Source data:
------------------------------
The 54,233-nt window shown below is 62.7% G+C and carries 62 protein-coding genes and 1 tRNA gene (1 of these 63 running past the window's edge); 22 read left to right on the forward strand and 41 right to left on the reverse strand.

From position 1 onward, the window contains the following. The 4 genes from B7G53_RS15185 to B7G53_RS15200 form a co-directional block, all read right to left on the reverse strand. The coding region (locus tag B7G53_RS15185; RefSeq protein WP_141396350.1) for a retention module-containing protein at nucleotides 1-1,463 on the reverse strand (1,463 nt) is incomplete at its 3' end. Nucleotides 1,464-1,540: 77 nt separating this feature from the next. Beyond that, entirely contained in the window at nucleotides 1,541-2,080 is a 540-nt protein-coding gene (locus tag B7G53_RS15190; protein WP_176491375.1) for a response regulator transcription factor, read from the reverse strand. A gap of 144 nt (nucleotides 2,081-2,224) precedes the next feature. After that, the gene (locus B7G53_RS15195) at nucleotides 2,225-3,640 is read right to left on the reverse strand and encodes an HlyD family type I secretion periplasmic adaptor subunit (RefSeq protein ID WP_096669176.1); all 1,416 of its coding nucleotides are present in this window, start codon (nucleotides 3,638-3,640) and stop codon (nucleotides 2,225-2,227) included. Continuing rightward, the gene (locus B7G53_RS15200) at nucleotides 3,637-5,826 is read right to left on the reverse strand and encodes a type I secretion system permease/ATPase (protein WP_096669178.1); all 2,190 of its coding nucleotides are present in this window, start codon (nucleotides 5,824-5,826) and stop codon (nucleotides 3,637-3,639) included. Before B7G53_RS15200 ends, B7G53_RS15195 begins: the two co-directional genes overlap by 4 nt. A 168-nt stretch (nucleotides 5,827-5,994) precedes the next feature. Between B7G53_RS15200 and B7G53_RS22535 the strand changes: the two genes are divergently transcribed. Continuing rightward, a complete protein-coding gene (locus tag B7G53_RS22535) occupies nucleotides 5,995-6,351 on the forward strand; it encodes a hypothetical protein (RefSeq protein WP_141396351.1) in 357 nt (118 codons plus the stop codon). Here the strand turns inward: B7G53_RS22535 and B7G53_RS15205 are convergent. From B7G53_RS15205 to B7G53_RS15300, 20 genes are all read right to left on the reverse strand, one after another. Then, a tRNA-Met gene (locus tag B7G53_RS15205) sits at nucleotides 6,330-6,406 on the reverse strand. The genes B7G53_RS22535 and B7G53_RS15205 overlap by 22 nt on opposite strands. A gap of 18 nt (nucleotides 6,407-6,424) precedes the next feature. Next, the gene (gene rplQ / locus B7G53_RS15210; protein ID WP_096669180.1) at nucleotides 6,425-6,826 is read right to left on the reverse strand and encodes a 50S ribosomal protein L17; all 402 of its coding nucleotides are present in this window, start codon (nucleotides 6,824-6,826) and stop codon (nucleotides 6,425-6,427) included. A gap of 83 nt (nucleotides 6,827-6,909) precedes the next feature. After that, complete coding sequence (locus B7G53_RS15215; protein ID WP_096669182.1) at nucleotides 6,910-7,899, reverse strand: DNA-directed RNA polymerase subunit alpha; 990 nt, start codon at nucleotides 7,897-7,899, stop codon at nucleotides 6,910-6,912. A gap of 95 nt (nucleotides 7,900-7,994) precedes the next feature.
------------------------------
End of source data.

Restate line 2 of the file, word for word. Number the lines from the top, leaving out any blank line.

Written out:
From position 1 onward, the window contains the following. The 4 genes from B7G53_RS15185 to B7G53_RS15200 form a co-directional block, all read right to left on the reverse strand. The coding region (locus tag B7G53_RS15185; RefSeq protein WP_141396350.1) for a retention module-containing protein at nucleotides 1-1,463 on the reverse strand (1,463 nt) is incomplete at its 3' end. Nucleotides 1,464-1,540: 77 nt separating this feature from the next. Beyond that, entirely contained in the window at nucleotides 1,541-2,080 is a 540-nt protein-coding gene (locus tag B7G53_RS15190; protein WP_176491375.1) for a response regulator transcription factor, read from the reverse strand. A gap of 144 nt (nucleotides 2,081-2,224) precedes the next feature. After that, the gene (locus B7G53_RS15195) at nucleotides 2,225-3,640 is read right to left on the reverse strand and encodes an HlyD family type I secretion periplasmic adaptor subunit (RefSeq protein ID WP_096669176.1); all 1,416 of its coding nucleotides are present in this window, start codon (nucleotides 3,638-3,640) and stop codon (nucleotides 2,225-2,227) included. Continuing rightward, the gene (locus B7G53_RS15200) at nucleotides 3,637-5,826 is read right to left on the reverse strand and encodes a type I secretion system permease/ATPase (protein WP_096669178.1); all 2,190 of its coding nucleotides are present in this window, start codon (nucleotides 5,824-5,826) and stop codon (nucleotides 3,637-3,639) included. Before B7G53_RS15200 ends, B7G53_RS15195 begins: the two co-directional genes overlap by 4 nt. A 168-nt stretch (nucleotides 5,827-5,994) precedes the next feature. Between B7G53_RS15200 and B7G53_RS22535 the strand changes: the two genes are divergently transcribed. Continuing rightward, a complete protein-coding gene (locus tag B7G53_RS22535) occupies nucleotides 5,995-6,351 on the forward strand; it encodes a hypothetical protein (RefSeq protein WP_141396351.1) in 357 nt (118 codons plus the stop codon). Here the strand turns inward: B7G53_RS22535 and B7G53_RS15205 are convergent. From B7G53_RS15205 to B7G53_RS15300, 20 genes are all read right to left on the reverse strand, one after another. Then, a tRNA-Met gene (locus tag B7G53_RS15205) sits at nucleotides 6,330-6,406 on the reverse strand. The genes B7G53_RS22535 and B7G53_RS15205 overlap by 22 nt on opposite strands. A gap of 18 nt (nucleotides 6,407-6,424) precedes the next feature. Next, the gene (gene rplQ / locus B7G53_RS15210; protein ID WP_096669180.1) at nucleotides 6,425-6,826 is read right to left on the reverse strand and encodes a 50S ribosomal protein L17; all 402 of its coding nucleotides are present in this window, start codon (nucleotides 6,824-6,826) and stop codon (nucleotides 6,425-6,427) included. A gap of 83 nt (nucleotides 6,827-6,909) precedes the next feature. After that, complete coding sequence (locus B7G53_RS15215; protein ID WP_096669182.1) at nucleotides 6,910-7,899, reverse strand: DNA-directed RNA polymerase subunit alpha; 990 nt, start codon at nucleotides 7,897-7,899, stop codon at nucleotides 6,910-6,912. A gap of 95 nt (nucleotides 7,900-7,994) precedes the next feature.